No one wants to play with me!
Very sad, but unfortunately it does happen that a child comes to you on the school grounds complaining that no one wants to play with them.
A popular bullying method is to exclude. Typically a group of bullies will gang up against their victim and laugh behind their back, refuse to share with them and are generally mean towards their target.
Oh, that hurts.
When dealing with a situation like this, it is obvious that the bullies’ behaviour will be reproached and the very complicated process of teaching these meanies to change their behaviour needs to commence.
The same goes for the victim. To learn to become assertive and handle circumstances like these are difficult but sometimes there are things that can easily be changed to prevent your child from being excluded.
For example, one little girl I teach always has nits in her hair. Most of the times she scratches her head so roughly, I’m afraid she may literally pull her hair out. A few times she had caught a nits and squashed it with gusto into the desk. All the other children were disgusted! The school has asked her parents to treat her head lice, wrote letters and threatened them, but they do nothing. This is causing other children to refuse to sit next to her and they also avoid her on the playground.
My eldest daughter was the smallest girl in her class for a long time. I reinforced the feeling that her size may be her secret weapon as the biggest poison comes in small bottles. And boy, did she live up to this image!
Now, not all things that make you a target of bullying can so easily be changed. It’s easiest to change the child’s visual triggers; therefore start with it. Help your son to find his most attractive and a girl’s pretties feature and focus on that when someone is teasing them about a feature that cannot be changed.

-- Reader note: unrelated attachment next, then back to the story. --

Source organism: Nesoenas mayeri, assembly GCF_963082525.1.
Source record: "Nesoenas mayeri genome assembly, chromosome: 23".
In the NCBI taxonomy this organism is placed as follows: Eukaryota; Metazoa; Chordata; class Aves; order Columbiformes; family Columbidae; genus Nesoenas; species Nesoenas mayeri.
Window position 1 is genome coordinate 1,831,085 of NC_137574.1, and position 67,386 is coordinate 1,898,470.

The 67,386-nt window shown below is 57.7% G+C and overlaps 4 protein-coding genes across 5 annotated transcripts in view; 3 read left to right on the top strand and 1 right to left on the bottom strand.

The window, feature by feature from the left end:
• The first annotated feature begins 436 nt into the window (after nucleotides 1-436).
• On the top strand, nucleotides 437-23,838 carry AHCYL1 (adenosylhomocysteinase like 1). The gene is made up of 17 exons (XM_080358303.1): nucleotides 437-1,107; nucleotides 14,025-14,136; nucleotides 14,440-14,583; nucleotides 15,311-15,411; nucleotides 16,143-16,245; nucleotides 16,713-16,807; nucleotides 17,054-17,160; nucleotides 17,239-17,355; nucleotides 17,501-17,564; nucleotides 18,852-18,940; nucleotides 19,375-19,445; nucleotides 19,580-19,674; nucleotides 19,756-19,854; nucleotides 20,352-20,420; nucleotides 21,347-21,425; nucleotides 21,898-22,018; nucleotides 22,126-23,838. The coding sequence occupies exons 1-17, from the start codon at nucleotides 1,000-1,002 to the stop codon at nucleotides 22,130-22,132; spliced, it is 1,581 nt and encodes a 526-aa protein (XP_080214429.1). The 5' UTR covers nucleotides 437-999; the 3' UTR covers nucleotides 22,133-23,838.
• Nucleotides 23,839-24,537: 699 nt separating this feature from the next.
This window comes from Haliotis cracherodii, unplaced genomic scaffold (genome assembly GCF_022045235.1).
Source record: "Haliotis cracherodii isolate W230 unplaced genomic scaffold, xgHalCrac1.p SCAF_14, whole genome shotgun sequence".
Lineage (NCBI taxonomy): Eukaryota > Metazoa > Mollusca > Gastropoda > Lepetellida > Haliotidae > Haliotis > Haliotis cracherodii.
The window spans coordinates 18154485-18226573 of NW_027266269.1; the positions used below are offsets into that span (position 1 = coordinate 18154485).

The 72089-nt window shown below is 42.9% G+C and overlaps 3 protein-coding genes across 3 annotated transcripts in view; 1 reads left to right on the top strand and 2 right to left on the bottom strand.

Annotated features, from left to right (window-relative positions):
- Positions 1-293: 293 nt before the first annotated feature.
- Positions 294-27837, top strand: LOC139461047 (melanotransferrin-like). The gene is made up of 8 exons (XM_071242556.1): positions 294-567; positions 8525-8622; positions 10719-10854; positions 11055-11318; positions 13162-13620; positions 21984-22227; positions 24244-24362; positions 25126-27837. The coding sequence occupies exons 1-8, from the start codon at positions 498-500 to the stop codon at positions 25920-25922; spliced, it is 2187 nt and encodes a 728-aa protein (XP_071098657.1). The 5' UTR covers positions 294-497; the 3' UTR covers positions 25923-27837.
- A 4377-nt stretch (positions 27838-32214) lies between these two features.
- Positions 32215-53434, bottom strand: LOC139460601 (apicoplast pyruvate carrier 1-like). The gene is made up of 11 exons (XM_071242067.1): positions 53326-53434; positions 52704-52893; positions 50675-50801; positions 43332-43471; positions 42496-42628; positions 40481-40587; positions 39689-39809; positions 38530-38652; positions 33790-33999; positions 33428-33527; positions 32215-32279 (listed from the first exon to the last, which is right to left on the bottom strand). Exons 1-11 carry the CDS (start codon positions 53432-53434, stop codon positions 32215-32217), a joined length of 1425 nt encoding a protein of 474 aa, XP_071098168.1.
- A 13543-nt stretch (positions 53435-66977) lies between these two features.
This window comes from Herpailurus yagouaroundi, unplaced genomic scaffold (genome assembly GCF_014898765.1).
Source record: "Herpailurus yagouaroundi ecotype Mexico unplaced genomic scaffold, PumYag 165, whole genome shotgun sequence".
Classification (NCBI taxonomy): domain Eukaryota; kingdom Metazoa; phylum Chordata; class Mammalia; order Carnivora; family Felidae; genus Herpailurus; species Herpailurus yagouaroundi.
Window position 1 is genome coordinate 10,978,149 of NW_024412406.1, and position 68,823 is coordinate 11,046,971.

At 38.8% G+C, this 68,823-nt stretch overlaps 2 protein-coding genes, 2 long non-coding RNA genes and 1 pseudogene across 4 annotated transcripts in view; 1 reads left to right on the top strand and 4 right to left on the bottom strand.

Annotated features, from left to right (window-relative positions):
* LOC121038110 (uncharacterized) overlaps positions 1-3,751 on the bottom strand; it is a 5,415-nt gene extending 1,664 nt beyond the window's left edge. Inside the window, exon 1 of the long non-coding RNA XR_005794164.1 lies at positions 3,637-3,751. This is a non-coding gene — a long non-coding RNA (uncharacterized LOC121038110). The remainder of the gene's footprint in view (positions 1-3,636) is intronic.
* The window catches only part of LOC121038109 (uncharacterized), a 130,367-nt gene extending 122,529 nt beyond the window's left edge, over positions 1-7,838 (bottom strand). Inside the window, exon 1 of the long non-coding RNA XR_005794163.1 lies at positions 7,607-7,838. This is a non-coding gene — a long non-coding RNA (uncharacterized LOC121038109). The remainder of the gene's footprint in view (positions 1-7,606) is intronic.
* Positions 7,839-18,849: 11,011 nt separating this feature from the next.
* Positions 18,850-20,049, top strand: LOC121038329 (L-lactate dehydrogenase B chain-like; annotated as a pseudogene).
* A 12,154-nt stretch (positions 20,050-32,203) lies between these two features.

Then move to the character traits. Your child has to know what his or her predominant positive trait is, for instance, is he friendly, caring, a daydreamer or a problem solver.
It’s also important for a child to be aware of what they can do well so that they know they have certain strengths that they can fall back on when there might be something that they may not be able to do so well and what may cause others to taunt them. One little boy in my son’s class did not progress in school as fast as his peers, but he could make the most delicious sandwich and when we immigrated, he made a special sandwich in my sons name.
When it’s not a bullying incident but an occasional exclusion, it may work to redirect the victim to play with another group of children when one group excludes him or her. For instance a girl wanted to play ball with the boys and on my request, they allowed her to catch the ball, but she missed it by a mile and they went on playing around her. Then it will be a good idea to encourage her to rather play with another group of children who are on the same developmental level as her.
Wouldn’t it be nice if we could all just play together and get along with everyone?